The God described in the lyrics for much of this music isn’t someone I feel inspired to worship. Date or marry, maybe – he sure sounds like a fantastic boyfriend in the sky (strong and sensitive and always there for me!) – but I feel cheap and plastic when I attempt to worship the Creator of the Universe by singing songs that could just as easily work by replacing “Jesus” with “baby.”

Don’t get me wrong – I do not wish to categorically denounce modern church music. I grew up in churches singing only hymns accompanied by piano and organ and a man (always a man) up front waving his arms like a conductor. Until I learned to read and got to hold the hymnal, I wondered what a “pyonder” was, because no one I knew said anything remotely like “when the roll is called up yonder” anywhere besides in church.

Occasionally we sang well-written hymns, like “What Wondrous Love” (that haunting melody and ageless lyrics from Walker’s Southern Harmony), “This is My Father’s World,” “Holy, Holy, Holy,” and anything by Isaac Watts. But page through any hymnal and you’ll discover reams of oldies-and-not-so-goodies.

Many of the old hymns that nobody feels like singing anymore were popular in their day. Some of them were set to corny music that was only trendy for a few years, and that’s why we don’t sing them anymore. While music can be changed if the words warrant singing again, many of these songs employed images that were powerful for the writer’s contemporaries but can’t connect across the ages. “Onward, Christian Soldiers” and “Hold the Fort, for I am Coming” are two examples of hymns using war imagery in a time when wars and soldiers were highly idealized, before Vietnam produced a cultural shift in perspective about war (i suppose September 11th produced a pendulum-swing cultural shift, but that’s another conversation).

Maybe today’s preoccupation with God as the ultimate boyfriend is a reflection of our oversexed, Disney-princess-ized culture. Many of the songs we sing these days are written from an individual perspective (“I” the believer in Christ, not “we” the body of Christ), and describe that individual as a weak and helpless person who needs nothing else but God, strong and loving, who will rescue her from evil, hold her gently, love her forever, and one day take her home to his castle in the air (Heaven).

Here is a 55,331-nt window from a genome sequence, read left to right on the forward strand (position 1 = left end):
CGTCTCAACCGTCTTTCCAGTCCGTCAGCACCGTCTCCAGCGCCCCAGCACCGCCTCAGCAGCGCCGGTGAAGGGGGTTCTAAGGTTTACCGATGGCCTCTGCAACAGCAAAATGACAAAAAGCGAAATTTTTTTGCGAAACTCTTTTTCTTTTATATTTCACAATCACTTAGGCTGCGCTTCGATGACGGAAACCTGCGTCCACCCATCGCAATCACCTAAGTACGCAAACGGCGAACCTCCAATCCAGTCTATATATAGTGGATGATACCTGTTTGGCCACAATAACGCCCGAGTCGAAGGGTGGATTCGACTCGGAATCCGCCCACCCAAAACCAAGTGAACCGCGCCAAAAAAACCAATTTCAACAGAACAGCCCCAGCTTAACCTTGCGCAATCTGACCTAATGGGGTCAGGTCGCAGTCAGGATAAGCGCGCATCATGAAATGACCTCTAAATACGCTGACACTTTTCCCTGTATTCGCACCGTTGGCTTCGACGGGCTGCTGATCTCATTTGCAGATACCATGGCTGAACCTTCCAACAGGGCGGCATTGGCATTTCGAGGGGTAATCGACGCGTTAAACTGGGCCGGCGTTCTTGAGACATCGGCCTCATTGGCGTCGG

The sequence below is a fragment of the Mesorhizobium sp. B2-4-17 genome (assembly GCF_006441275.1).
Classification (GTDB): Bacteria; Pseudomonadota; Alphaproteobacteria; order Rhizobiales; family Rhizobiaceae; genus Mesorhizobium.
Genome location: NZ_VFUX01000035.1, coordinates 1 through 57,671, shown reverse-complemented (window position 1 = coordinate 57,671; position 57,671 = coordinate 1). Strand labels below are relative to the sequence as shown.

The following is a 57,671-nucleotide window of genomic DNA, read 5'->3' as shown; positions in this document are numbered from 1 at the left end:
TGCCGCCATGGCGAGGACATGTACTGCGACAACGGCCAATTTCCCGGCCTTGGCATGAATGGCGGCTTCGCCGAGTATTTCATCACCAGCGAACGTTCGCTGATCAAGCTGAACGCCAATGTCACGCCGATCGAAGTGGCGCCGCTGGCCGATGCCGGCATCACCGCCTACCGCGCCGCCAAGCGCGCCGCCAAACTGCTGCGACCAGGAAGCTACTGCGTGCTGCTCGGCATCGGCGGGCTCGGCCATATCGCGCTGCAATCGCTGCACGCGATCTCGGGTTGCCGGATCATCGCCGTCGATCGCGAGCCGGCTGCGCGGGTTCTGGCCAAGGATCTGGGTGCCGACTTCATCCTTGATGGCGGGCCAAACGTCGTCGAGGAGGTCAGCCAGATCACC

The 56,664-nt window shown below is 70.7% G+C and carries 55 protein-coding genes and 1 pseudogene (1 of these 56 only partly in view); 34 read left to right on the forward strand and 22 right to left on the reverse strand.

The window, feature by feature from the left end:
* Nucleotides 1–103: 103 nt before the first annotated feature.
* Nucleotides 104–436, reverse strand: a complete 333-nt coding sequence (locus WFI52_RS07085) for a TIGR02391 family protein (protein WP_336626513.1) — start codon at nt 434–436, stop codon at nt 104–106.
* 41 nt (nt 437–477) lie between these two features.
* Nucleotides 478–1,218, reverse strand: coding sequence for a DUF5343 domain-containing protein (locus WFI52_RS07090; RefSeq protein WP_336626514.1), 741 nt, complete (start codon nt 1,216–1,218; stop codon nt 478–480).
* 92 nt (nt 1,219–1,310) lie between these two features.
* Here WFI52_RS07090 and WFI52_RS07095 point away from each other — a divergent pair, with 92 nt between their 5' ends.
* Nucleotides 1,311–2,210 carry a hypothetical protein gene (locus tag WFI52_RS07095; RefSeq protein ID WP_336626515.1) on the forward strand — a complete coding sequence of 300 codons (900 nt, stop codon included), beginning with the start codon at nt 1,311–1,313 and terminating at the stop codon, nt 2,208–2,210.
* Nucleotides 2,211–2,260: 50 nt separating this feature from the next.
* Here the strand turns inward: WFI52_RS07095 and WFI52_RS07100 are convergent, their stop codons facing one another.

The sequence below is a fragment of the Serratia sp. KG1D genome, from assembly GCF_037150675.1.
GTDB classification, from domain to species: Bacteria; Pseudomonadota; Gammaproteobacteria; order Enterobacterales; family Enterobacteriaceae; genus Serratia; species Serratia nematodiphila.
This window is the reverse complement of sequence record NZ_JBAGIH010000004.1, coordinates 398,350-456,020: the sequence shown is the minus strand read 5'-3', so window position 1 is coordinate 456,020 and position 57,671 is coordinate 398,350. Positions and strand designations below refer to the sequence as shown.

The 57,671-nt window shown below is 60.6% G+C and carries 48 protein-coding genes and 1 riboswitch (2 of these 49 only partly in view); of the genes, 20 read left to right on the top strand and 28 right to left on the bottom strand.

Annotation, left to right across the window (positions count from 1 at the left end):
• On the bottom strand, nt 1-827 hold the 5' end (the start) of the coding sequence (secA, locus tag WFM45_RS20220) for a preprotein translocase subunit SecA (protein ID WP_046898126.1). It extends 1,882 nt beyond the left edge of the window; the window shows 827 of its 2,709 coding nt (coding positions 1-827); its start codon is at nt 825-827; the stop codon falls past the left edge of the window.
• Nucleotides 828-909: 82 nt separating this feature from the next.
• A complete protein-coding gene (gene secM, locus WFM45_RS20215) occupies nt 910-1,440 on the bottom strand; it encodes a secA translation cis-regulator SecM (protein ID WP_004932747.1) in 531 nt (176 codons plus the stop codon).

These aren’t necessarily wrong ideas, though I would argue against the “going away to Heaven” idea vs. Heaven coming to earth and healing it (see N.T. Wright’s Surprised by Hope), but pounding away on this one metaphor again and again, we lose perspective. Our God – and we humans – and the relationship between us – are more complex than that. There’s simply a lot more we could say when we sing about God, including some of my personal favorites: justice, the kingdom of God, and resurrection.

Some of the ultimate-boyfriend love songs are well-written, and I actually like and use them. I just don’t like singing more than one or two of them at a time.

There are fantastic songs, old and new, that can help us step out of our romance-novel mold. Some of my favorite newer ones are “He Reigns” by Steve Taylor, “Faithful” by David Ruis, and “Lutheran Hymn” by Michael Roe (the latter two are not popular but worth finding). And I’ll bet there are many more.

Because I am familiar with so many hymns, and because they’re public domain, and also because they connect us with our roots and the larger century-spanning community of faith, I have begun incorporating more of my favorites into the worship services I lead. It’s harder to keep up with, and access on a limited budget, newer songs.

So I’ll end my confession with a petition: does anyone have suggestions for places to look, or songs you enjoy that break out of the love-song mold? And what other comments do you have? I’m all ears now that I’ve used so many words!